We had a few new girls arrive last Saturday. Two yearling heifers - Pine Acres Awray & Pine Acres Awinifred. And three bred cows - Turtle Mountain Amber, Turtle Mountain Azlyn & Turtle Mountain Briar. They are due to calve this fall - so I guess our calving season for the year isn't quite finished!  

All are settling in well - the yearlings  join Silver Willow Amelanchier (Amie) in the new heifer pasture.  Ideally, Highland heifers aren't bred until after they are two years old to ensure proper growth. The black girls joined the larger cow herd.  They mingle with them a bit to graze, but prefer to sleep apart for now - cautious as new cattle usually are.

Thanks again to Shane Fielding of Pine Acres for making the long trek out to deliver them.  

For the Love of Silverwillow

July 17, 2014

We have a love-hate relationship with silverwillow on the farm. Silverwillow is also known as wolfberry or silverberry - and more correctly Elaeagnus commutata.  It is a strange shrub - sometimes beautiful, other times kind of unsightly. Even when in flower, its scent is sickly sweet.

It covers a good portion of the farm - some thick patches are extremely hard to even walk through; let alone the damage it does to the quads when we need to get through it quickly.  It makes spreading bales in new areas difficult.  Nothing eats it - not willingly anyway.   Highland cattle are browsers and eat a wide variety of vegetation, but silverwillow is only ever eaten accidentally. It can conceal a small group of cattle; never mind a newborn calf. Many, many hours have been spent hunting for hidden calves in its stands. 

It does have its advantages.  It is an excellent place to hide newborn calves.  It is a great place for cattle to escape from insects - and the Highlands spend a lot of time in the thick patches in the spring when scratching off that old winter hair. It prevents erosion and catches the snow.  But, most importantly, it fixes nitrogen and with having a narrow canopy it lets the light through.  Grass grows well beneath silverwillow in soil it might not otherwise.  And for those reasons it stays.  

Introducing Apache

June 28, 2014

We've been neglect in properly introducing Pine Acres Apache.  He's still very young, but we're very happy with how he's grown so far - and even more pleased with his temperament.  Extremely easy to handle and deals with new situations calmly.  And love, love his colour! We've given him a handful of heifers, and are excited to see what he produces.

Happy Day...

June 24, 2014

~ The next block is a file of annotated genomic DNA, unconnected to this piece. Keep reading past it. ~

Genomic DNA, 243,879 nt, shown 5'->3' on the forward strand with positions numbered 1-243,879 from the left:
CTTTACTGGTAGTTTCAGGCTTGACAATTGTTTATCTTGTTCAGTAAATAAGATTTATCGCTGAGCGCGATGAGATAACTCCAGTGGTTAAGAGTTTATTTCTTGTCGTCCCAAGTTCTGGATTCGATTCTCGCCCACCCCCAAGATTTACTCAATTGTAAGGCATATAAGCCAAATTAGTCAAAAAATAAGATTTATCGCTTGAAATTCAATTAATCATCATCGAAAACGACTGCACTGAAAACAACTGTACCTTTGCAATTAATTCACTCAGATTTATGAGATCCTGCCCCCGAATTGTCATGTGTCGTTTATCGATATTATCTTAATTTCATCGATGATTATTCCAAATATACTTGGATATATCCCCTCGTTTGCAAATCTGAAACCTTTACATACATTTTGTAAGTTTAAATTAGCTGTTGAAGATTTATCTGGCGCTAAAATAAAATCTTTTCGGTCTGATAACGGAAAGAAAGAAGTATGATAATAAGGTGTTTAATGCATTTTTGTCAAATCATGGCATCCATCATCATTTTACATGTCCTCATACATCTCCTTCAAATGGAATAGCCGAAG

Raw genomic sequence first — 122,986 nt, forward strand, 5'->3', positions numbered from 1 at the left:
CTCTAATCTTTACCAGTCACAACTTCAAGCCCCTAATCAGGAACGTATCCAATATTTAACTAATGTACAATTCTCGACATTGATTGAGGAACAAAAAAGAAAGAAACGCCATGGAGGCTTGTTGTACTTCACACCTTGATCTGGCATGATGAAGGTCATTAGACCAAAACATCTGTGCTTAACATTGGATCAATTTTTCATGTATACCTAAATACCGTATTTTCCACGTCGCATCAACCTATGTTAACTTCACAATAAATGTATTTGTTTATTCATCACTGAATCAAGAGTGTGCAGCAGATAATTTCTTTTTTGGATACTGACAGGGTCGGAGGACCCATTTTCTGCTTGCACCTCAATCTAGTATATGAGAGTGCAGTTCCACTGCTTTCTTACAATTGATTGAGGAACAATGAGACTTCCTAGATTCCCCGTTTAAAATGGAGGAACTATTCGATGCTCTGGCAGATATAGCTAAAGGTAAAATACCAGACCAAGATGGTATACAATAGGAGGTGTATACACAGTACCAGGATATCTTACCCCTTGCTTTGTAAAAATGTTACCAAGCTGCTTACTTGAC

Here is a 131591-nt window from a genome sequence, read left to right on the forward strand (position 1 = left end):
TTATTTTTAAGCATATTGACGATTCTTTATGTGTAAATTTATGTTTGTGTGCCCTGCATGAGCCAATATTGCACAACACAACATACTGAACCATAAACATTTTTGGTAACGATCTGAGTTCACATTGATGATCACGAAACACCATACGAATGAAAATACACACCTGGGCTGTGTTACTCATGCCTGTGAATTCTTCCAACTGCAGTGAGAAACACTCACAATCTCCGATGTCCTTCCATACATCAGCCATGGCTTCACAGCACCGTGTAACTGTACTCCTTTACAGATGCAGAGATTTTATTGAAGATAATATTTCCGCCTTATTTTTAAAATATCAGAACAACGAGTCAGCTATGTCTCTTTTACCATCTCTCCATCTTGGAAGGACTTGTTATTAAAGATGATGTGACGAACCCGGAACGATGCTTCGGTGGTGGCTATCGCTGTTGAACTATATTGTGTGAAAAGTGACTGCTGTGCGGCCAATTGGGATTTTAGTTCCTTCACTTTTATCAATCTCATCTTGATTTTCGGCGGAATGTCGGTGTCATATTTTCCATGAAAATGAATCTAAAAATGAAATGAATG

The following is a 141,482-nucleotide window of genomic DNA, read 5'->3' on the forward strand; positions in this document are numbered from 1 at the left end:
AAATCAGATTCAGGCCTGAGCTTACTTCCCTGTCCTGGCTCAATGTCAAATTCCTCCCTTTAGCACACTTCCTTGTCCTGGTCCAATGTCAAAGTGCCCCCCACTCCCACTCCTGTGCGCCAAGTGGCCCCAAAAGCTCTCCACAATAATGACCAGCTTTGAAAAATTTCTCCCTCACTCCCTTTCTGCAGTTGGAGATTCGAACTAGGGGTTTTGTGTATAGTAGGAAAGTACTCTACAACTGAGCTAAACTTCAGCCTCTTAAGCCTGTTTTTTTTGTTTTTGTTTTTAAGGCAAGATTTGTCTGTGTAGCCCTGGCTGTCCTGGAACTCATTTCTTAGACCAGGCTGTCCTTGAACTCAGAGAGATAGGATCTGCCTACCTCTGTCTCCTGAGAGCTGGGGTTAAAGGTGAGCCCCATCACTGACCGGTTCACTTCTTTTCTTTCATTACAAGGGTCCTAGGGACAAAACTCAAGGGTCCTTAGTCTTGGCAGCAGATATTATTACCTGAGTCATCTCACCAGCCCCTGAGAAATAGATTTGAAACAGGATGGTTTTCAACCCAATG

...for Raymond!  And the other two bulls, Andrew and Apache.  The ladies were happy to see their men, too.  The cattle were broken into three separate breeding groups - giving us a calving start date of April 2, 2015.  And by limiting the number of cows to each bull, we hope to compress our breeding season somewhat. 



May 3, 2014

Placentophagy is simply the act of mammals eating the placenta of their offspring after giving birth.  Most of our cows do eat it; if not they usually move off from where they've given birth fairly quickly.

There are a few theories as to why:

  • The placenta is a source of energy and nutrients. And the hormones may help the uterus to contract and assist in milk production & let-down. Some research indicates that it may provide mild analgesia and promote mental well-being, as well.
  • Since most cows go off to birth away from the fold - removing anything that might attract predators is a likely reason.
  • Some people suggest it helps the cow bond with her calf.  I'm not convinced this is the case.  When the water bag breaks, the smell of amnitoic fluid seems to trigger more obvious maternal behaviors.  When they are eating placenta, they often ignore the calf.

 We don't discourage our cows from consuming afterbirth, but if we happen to catch them - we keep a close eye.  It is pretty chewy and can be a choking hazard.  

Just how fast can a cow eat a placenta?  This fast.

Calves, calves, calves!

May 2, 2014

The  girls have not disappointed - we've had several calves the last couple days.  Here's a few pics!  

Another One...

April 24, 2014

I had decided that this year we wouldn't post every single calf that was born, but... it's just the beginning of calving season - and it feels a little bit like X-mas morning with new calves. And Easter - they are calving out on just over a quarter section, so sometimes finding them is a bit of a hunt.

Eleanor calved bright and early this morning - spunky, big baby. She was up nursing all four quarters right away. Eleanor is a bit of a protective mother, so we'll give her a few days to let the rush of hormones subside before doing anything with the calf.  


Introducing Andrew

April 30, 2014

Generally Highland heifers aren't bred until they are two years old. Highlands are slow growing and that extra year gives them a bit more time to mature.  This year we have 15 heifers to be bred, and 23 cows - so we needed an extra bull to cover them all and shorten up our calving season.